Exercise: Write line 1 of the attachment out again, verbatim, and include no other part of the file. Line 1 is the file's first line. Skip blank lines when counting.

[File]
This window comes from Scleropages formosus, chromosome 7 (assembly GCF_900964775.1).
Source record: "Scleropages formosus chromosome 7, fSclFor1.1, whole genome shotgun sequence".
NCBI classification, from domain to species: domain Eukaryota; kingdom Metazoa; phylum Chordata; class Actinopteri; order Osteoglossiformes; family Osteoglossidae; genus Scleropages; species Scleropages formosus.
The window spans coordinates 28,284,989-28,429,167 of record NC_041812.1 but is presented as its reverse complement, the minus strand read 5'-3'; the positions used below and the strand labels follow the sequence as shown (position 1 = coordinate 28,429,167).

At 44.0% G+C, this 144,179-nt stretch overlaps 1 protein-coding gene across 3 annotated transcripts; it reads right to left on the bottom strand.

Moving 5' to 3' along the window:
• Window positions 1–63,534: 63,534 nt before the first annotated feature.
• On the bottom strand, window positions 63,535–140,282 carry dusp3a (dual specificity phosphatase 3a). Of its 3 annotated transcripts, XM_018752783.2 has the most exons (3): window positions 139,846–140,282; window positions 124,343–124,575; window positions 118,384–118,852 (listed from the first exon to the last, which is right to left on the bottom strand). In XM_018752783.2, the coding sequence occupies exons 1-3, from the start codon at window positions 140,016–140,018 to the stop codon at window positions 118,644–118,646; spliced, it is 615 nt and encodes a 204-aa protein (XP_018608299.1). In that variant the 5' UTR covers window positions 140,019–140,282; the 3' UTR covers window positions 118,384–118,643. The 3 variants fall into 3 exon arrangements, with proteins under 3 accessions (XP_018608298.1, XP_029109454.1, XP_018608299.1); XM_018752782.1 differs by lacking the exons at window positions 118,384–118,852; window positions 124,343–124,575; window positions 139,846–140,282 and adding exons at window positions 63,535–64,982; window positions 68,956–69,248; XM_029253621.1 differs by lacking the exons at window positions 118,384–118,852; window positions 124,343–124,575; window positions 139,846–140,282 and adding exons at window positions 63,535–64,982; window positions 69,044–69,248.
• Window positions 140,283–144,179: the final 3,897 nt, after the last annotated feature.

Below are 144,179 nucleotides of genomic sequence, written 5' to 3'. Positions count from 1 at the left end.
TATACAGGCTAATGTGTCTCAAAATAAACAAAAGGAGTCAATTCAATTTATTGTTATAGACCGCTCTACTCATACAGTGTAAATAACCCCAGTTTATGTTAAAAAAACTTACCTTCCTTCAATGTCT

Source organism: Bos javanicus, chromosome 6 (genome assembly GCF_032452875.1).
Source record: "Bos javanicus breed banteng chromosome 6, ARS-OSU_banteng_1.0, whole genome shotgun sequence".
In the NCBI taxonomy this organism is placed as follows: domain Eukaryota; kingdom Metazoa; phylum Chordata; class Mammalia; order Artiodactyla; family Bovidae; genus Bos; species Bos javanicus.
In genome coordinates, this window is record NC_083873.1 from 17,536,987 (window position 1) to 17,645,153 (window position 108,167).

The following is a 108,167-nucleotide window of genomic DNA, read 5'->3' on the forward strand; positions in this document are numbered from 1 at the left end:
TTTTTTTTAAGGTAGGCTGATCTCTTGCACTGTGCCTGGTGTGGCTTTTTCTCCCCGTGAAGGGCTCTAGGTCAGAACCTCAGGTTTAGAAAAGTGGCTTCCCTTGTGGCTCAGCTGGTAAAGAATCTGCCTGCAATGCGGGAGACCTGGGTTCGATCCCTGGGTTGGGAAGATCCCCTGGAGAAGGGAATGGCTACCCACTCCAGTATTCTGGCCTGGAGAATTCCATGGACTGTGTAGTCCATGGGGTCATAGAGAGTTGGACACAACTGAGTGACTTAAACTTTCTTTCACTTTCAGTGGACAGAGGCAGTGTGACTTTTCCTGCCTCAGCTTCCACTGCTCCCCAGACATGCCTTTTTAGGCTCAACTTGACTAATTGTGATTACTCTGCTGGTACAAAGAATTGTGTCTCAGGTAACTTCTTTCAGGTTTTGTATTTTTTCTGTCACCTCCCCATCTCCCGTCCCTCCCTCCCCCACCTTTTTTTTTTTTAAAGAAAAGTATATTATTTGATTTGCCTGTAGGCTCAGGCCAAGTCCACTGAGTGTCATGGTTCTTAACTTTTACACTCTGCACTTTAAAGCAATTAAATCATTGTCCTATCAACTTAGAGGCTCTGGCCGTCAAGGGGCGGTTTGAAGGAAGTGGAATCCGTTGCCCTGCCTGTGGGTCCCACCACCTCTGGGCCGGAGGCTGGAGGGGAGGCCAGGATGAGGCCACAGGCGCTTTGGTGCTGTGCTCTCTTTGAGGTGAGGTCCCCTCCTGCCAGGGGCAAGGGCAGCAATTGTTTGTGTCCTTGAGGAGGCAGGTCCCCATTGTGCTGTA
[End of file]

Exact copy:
This window comes from Scleropages formosus, chromosome 7 (assembly GCF_900964775.1).